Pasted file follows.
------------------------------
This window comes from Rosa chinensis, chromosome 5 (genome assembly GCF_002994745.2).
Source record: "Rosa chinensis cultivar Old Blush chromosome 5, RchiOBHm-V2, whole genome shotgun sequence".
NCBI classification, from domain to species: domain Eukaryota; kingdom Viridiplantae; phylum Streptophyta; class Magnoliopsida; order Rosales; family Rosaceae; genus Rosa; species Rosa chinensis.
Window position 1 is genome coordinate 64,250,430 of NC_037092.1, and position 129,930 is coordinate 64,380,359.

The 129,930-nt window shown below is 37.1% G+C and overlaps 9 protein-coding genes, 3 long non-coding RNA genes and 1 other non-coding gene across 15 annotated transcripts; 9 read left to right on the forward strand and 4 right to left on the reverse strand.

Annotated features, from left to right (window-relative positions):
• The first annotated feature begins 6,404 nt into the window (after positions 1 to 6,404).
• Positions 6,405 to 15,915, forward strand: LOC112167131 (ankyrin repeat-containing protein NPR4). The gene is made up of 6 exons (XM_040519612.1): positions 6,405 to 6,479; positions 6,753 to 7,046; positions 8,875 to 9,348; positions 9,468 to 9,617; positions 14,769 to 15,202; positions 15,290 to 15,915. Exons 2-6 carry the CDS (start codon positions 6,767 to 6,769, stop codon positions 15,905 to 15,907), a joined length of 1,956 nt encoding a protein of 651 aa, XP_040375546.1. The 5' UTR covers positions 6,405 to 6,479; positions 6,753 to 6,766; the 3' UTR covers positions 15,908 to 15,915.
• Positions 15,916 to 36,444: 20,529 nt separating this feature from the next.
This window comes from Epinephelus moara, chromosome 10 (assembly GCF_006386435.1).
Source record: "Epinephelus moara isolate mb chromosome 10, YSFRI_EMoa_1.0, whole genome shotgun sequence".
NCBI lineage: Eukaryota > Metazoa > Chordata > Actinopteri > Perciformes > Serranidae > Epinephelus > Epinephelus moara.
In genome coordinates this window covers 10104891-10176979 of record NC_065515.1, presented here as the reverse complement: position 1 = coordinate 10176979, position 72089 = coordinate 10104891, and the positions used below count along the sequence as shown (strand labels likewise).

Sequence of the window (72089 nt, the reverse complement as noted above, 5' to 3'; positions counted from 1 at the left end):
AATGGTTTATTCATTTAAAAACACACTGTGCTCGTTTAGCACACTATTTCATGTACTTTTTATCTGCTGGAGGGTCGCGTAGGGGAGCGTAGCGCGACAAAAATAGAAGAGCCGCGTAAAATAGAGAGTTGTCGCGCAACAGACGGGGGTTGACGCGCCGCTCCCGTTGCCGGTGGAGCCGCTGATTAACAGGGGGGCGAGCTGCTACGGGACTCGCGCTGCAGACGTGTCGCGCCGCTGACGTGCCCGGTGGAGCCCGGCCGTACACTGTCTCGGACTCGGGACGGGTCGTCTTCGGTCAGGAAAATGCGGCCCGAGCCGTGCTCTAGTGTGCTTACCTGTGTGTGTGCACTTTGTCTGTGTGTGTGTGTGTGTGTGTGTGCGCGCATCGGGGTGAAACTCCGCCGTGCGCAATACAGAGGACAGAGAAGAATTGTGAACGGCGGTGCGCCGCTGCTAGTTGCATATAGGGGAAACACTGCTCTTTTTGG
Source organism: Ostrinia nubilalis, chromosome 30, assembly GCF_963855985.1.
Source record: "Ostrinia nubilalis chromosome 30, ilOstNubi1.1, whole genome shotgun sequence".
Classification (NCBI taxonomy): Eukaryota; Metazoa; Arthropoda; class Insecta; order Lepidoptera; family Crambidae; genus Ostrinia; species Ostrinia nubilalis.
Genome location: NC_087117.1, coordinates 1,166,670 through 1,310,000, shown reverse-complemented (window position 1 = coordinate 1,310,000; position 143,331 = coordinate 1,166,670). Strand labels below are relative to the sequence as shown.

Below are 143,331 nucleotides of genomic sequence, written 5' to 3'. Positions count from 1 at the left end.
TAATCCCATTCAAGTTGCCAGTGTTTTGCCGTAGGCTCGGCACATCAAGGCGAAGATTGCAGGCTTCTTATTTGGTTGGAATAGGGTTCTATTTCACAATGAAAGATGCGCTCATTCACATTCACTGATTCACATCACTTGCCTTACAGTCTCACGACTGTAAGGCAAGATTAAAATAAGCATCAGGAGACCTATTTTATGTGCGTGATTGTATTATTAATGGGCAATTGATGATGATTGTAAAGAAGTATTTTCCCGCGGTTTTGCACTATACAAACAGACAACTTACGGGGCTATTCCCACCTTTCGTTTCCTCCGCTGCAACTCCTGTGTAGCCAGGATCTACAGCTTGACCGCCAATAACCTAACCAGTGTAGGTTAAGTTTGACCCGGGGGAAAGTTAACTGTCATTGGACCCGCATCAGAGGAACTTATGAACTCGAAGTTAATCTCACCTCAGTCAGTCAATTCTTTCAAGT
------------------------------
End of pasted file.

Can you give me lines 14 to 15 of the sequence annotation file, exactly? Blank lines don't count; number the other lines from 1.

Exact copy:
Sequence of the window (72089 nt, the reverse complement as noted above, 5' to 3'; positions counted from 1 at the left end):
AATGGTTTATTCATTTAAAAACACACTGTGCTCGTTTAGCACACTATTTCATGTACTTTTTATCTGCTGGAGGGTCGCGTAGGGGAGCGTAGCGCGACAAAAATAGAAGAGCCGCGTAAAATAGAGAGTTGTCGCGCAACAGACGGGGGTTGACGCGCCGCTCCCGTTGCCGGTGGAGCCGCTGATTAACAGGGGGGCGAGCTGCTACGGGACTCGCGCTGCAGACGTGTCGCGCCGCTGACGTGCCCGGTGGAGCCCGGCCGTACACTGTCTCGGACTCGGGACGGGTCGTCTTCGGTCAGGAAAATGCGGCCCGAGCCGTGCTCTAGTGTGCTTACCTGTGTGTGTGCACTTTGTCTGTGTGTGTGTGTGTGTGTGTGTGCGCGCATCGGGGTGAAACTCCGCCGTGCGCAATACAGAGGACAGAGAAGAATTGTGAACGGCGGTGCGCCGCTGCTAGTTGCATATAGGGGAAACACTGCTCTTTTTGG